Quote: Originally posted by Abromination  
Exactly what I thought. It might work with zinc or something, but no matter. I think a better way would to be to add lithium metal to pure isopropanol to make lithium isopropoxide which would then be mixed with copper sulfate. What is the acid for isopropanol? (Like methanol and formic acid)


Zinc won't react with an alcohol in the same way that it doesn't react readily with water. Water is more reactive with metals than alcohols are.

Copper sulphate wouldn't be a good source of copper because it's poorly soluble in organic solvents (and you MUST keep this reaction anhydrous, or all you'll get is copper(II) hydroxide, or oxide if you heat it). Anhydrous copper(II) chloride would work better. I'm not sure how stable copper(II) isopropoxide is- I wouldn't be surprised if it decomposed.

I don't know what you mean about "What is the acid for isopropanol?" Methanol can be oxidized to formic acid because it is a primary alcohol (or, close enough). Isopropanol is a secondary alcohol, and can only be oxidized to a ketone (acetone in this case).

[Edited on 14-8-2018 by DraconicAcid]




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[*] posted on 14-8-2018 at 13:55


Quote: Originally posted by DraconicAcid  
Quote: Originally posted by Abromination  
Exactly what I thought. It might work with zinc or something, but no matter. I think a better way would to be to add lithium metal to pure isopropanol to make lithium isopropoxide which would then be mixed with copper sulfate. What is the acid for isopropanol? (Like methanol and formic acid)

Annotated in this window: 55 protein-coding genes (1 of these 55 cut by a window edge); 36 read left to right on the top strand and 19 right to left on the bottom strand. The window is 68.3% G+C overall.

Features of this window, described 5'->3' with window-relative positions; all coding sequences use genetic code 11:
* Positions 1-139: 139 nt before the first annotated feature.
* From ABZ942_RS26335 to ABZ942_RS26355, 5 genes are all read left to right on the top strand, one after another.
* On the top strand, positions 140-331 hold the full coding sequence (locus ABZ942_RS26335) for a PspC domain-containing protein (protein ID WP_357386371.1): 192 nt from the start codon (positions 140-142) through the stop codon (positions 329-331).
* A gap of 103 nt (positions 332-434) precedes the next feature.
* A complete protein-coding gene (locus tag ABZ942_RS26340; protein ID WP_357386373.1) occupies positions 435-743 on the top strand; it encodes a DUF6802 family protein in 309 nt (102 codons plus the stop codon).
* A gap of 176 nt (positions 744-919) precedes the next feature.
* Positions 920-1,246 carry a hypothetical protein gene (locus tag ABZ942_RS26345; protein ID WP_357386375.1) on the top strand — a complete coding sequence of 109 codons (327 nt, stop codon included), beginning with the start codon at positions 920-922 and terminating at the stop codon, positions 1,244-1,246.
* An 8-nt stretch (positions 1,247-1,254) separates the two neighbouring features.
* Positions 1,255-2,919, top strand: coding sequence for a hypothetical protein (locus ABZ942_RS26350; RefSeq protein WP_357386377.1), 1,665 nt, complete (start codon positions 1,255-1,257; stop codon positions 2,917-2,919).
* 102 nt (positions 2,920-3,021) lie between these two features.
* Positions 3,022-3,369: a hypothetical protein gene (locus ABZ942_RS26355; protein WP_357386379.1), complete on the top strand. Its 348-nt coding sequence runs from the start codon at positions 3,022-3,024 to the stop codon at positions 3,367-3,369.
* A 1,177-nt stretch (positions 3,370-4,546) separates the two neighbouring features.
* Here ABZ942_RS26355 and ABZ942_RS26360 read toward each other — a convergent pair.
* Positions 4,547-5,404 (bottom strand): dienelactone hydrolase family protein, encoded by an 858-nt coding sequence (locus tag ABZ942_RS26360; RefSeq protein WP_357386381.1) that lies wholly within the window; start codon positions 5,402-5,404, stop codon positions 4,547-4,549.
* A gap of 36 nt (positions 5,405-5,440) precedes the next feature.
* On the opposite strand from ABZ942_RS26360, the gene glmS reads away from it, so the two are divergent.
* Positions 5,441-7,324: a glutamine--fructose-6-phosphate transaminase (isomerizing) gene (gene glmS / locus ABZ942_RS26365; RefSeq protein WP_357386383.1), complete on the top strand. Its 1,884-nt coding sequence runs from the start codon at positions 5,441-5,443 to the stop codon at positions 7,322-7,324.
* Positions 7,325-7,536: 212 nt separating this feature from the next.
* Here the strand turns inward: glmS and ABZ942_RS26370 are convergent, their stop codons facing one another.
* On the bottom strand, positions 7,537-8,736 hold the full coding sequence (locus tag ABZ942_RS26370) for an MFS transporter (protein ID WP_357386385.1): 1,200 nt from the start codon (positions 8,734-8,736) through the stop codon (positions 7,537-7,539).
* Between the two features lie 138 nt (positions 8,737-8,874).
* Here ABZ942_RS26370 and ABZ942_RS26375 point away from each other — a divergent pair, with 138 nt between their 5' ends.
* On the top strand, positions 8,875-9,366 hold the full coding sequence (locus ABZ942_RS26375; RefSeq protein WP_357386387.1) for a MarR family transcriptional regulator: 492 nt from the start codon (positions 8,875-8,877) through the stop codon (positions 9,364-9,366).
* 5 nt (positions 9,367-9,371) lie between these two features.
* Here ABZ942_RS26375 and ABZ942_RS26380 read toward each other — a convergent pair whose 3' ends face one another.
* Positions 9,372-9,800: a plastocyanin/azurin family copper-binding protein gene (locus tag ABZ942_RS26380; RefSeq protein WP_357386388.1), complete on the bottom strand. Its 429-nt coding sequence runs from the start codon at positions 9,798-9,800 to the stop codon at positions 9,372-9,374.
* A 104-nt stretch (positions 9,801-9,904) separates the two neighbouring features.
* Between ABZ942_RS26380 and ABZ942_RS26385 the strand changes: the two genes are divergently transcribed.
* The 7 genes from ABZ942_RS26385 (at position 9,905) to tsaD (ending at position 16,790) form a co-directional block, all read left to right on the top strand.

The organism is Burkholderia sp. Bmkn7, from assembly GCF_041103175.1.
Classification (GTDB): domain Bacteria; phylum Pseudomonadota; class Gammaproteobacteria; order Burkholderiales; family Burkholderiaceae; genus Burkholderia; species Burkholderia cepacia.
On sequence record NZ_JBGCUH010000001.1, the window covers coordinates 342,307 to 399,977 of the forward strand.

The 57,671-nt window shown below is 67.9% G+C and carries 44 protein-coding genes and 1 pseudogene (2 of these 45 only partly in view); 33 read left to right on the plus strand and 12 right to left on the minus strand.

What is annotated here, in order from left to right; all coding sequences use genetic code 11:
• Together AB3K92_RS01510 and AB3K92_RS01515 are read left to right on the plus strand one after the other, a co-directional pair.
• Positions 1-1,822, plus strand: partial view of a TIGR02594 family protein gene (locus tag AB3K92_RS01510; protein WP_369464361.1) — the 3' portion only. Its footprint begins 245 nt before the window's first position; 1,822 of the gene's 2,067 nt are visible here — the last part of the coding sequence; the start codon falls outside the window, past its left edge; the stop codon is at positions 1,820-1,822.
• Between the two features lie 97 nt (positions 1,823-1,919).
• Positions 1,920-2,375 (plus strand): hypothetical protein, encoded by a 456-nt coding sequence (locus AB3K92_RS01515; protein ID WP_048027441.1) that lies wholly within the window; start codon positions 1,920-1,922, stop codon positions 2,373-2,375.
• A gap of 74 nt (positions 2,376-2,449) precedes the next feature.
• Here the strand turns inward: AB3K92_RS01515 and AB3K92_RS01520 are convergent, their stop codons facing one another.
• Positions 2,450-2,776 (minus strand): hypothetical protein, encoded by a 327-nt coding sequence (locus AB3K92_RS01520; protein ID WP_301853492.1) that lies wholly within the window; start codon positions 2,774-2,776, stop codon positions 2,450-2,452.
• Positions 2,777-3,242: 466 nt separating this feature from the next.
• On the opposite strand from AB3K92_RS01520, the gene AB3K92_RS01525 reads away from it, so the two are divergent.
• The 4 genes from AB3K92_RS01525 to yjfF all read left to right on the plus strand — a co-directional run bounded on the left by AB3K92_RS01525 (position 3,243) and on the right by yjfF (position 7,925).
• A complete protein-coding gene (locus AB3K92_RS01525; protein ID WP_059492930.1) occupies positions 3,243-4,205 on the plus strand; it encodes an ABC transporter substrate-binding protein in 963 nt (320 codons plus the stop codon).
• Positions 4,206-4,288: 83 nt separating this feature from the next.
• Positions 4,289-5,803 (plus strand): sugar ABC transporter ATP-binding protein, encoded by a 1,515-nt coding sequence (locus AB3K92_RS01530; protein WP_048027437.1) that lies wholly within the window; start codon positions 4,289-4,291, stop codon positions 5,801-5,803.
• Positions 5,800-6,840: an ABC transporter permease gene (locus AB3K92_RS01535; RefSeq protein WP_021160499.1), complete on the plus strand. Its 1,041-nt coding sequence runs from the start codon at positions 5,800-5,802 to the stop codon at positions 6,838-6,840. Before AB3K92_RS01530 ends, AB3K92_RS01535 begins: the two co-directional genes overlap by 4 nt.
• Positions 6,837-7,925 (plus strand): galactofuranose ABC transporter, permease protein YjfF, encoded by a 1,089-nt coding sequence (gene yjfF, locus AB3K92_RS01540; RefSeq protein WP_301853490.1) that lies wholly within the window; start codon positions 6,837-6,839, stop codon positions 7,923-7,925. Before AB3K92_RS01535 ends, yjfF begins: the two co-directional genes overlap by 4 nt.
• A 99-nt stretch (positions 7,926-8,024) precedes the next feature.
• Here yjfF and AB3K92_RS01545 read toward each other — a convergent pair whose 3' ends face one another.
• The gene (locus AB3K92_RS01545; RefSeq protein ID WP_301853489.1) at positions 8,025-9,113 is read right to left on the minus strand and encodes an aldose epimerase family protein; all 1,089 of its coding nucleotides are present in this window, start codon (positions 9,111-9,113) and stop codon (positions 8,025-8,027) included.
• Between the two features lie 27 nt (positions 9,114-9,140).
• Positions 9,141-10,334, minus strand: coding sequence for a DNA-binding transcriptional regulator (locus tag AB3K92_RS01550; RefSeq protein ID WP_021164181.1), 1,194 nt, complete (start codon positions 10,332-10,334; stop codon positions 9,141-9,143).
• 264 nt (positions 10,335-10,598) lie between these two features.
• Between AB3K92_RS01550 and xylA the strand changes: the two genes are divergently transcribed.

Zinc won't react with an alcohol in the same way that it doesn't react readily with water. Water is more reactive with metals than alcohols are.

Copper sulphate wouldn't be a good source of copper because it's poorly soluble in organic solvents (and you MUST keep this reaction anhydrous, or all you'll get is copper(II) hydroxide, or oxide if you heat it). Anhydrous copper(II) chloride would work better. I'm not sure how stable copper(II) isopropoxide is- I wouldn't be surprised if it decomposed.

I don't know what you mean about "What is the acid for isopropanol?" Methanol can be oxidized to formic acid because it is a primary alcohol (or, close enough). Isopropanol is a secondary alcohol, and can only be oxidized to a ketone (acetone in this case).

[Edited on 14-8-2018 by DraconicAcid]


Anh. Copper chloride will work. I forgot that isopropanol was a secondary alcohol.




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[*] posted on 14-8-2018 at 14:01
"Zinc isopropyl"


This book is on Google Books:

The Chemical News and Journal of Industrial Science; with which is Incorporated the "Chemical Gazette.": A Journal of Practical Chemistry in All Its Applications to Pharmacy, Arts and Manufactures, Volumes 31-32

On page 195:
https://books.google.com/books?id=kAYAAAAAMAAJ&pg=RA1-PA...

There is a list of some different reactions of the zinc-copper couple with different materials. I've also found that a good way to speed these reactions along (or get them started) is to use ultrasonics. It's an interesting read.

I find it rather funny that Gladstone used several pages to describe his experiments in glowing description and infectious enthusiasm, and then brushed off the practical aspects of his findings at the end of the article. It was obviously someone who enjoyed doing things like this just for the sake of doing them.


[Edited on 8-14-2018 by WGTR]